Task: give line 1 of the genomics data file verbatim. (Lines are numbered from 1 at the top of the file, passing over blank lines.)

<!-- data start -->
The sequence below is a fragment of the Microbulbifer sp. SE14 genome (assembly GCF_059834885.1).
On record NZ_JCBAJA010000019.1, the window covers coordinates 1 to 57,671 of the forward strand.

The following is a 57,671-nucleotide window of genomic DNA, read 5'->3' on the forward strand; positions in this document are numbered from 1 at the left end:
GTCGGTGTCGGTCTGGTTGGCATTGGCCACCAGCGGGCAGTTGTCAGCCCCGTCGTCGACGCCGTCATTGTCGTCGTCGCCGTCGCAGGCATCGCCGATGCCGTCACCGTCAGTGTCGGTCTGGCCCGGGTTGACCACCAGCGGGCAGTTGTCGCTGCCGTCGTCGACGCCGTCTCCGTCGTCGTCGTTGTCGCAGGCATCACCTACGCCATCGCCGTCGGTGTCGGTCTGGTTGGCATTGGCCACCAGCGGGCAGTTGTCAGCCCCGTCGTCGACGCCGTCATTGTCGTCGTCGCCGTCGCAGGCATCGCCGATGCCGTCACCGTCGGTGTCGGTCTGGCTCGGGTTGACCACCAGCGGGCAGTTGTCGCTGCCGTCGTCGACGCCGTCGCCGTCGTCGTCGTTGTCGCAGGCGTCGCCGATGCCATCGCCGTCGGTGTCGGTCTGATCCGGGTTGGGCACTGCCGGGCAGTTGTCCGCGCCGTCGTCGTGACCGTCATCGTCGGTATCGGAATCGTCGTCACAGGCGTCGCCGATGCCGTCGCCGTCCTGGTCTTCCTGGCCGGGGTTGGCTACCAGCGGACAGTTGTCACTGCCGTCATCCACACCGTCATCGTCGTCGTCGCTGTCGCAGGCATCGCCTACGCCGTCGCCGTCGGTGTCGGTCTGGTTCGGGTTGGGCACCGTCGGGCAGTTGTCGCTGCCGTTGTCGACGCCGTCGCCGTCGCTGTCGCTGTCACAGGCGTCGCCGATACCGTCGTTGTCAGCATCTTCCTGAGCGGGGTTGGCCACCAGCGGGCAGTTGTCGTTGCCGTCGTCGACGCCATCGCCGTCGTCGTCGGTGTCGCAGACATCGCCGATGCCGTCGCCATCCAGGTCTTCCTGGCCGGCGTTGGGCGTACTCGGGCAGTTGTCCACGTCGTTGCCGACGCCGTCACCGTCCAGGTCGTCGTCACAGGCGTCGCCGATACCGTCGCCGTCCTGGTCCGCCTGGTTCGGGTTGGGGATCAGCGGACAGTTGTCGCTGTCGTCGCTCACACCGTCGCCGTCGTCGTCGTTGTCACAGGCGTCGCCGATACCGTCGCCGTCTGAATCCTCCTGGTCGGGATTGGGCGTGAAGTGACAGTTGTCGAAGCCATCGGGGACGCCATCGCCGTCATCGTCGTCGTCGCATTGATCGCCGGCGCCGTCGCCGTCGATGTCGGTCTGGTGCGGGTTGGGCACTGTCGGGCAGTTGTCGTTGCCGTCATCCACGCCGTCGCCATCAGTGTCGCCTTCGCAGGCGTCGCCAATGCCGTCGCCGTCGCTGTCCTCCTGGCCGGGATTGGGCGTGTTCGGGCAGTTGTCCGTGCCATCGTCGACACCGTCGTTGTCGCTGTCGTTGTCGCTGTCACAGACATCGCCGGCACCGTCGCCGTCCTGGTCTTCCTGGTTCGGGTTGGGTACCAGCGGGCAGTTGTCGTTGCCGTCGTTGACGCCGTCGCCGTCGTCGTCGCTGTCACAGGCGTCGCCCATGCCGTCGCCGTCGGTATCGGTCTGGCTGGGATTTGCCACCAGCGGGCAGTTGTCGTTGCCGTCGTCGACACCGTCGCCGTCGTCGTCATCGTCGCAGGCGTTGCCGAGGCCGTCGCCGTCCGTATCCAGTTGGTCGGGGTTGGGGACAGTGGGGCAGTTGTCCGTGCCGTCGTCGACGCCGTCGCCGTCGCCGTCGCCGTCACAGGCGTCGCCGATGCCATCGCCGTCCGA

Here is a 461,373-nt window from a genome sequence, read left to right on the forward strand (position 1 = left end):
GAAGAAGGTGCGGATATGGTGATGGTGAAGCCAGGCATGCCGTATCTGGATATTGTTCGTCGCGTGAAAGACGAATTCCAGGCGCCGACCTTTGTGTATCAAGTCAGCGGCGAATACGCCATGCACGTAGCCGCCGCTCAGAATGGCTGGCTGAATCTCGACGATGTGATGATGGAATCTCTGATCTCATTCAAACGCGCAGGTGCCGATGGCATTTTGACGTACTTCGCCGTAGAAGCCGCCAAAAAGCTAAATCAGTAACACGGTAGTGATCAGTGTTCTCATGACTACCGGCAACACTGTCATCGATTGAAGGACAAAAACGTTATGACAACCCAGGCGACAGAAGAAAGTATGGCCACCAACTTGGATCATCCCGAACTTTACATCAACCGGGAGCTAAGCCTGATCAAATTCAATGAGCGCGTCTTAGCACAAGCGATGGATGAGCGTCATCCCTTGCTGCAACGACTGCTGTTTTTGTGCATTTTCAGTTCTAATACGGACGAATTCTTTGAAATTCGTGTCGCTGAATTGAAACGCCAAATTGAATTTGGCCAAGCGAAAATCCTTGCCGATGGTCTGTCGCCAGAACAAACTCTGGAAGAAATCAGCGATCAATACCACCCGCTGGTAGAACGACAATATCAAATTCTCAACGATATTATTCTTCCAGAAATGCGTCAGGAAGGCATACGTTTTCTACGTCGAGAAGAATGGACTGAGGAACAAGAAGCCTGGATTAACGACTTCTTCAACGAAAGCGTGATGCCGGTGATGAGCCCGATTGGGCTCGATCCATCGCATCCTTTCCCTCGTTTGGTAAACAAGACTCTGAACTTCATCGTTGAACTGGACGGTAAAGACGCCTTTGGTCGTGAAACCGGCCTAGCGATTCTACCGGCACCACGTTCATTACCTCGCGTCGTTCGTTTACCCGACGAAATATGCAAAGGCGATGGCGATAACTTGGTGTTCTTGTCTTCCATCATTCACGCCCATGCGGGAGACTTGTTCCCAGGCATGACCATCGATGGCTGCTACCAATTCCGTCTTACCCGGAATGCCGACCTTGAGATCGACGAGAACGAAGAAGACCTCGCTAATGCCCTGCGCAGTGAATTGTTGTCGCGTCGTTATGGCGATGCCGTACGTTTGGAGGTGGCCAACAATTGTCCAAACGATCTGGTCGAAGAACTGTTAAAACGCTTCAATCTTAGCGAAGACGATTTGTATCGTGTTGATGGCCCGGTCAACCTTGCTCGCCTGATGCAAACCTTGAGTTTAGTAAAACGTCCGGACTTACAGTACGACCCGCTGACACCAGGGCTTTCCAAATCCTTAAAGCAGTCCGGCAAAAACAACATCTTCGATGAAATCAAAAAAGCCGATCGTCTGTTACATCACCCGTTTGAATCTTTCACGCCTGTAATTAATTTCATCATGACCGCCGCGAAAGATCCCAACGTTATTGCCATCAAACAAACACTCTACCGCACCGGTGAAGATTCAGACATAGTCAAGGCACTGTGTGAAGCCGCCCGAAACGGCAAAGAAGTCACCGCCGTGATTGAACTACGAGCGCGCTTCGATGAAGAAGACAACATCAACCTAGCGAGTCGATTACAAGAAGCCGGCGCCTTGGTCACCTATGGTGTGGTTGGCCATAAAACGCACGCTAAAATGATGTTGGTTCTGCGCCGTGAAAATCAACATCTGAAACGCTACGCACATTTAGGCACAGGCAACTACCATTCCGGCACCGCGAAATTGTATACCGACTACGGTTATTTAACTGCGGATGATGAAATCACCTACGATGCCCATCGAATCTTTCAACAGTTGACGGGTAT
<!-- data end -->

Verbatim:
The sequence below is a fragment of the Microbulbifer sp. SE14 genome (assembly GCF_059834885.1).